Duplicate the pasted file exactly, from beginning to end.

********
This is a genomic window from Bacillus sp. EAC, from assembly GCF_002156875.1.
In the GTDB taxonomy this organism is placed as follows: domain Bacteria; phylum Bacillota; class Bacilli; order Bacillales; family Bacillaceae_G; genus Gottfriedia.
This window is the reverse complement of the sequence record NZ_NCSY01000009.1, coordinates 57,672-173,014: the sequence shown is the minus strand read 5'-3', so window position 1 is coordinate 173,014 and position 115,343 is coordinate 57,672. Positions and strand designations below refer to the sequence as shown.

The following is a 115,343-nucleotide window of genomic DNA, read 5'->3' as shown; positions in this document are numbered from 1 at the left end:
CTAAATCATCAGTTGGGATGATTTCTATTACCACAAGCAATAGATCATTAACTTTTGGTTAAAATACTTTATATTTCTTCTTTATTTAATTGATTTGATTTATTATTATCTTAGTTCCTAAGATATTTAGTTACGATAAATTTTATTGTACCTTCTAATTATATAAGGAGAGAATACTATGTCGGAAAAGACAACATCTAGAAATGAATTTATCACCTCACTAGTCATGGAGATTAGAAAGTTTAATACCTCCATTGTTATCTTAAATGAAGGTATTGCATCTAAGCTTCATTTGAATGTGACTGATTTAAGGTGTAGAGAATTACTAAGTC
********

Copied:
This is a genomic window from Bacillus sp. EAC, from assembly GCF_002156875.1.
In the GTDB taxonomy this organism is placed as follows: domain Bacteria; phylum Bacillota; class Bacilli; order Bacillales; family Bacillaceae_G; genus Gottfriedia.
This window is the reverse complement of the sequence record NZ_NCSY01000009.1, coordinates 57,672-173,014: the sequence shown is the minus strand read 5'-3', so window position 1 is coordinate 173,014 and position 115,343 is coordinate 57,672. Positions and strand designations below refer to the sequence as shown.

The following is a 115,343-nucleotide window of genomic DNA, read 5'->3' as shown; positions in this document are numbered from 1 at the left end:
CTAAATCATCAGTTGGGATGATTTCTATTACCACAAGCAATAGATCATTAACTTTTGGTTAAAATACTTTATATTTCTTCTTTATTTAATTGATTTGATTTATTATTATCTTAGTTCCTAAGATATTTAGTTACGATAAATTTTATTGTACCTTCTAATTATATAAGGAGAGAATACTATGTCGGAAAAGACAACATCTAGAAATGAATTTATCACCTCACTAGTCATGGAGATTAGAAAGTTTAATACCTCCATTGTTATCTTAAATGAAGGTATTGCATCTAAGCTTCATTTGAATGTGACTGATTTAAGGTGTAGAGAATTACTAAGTC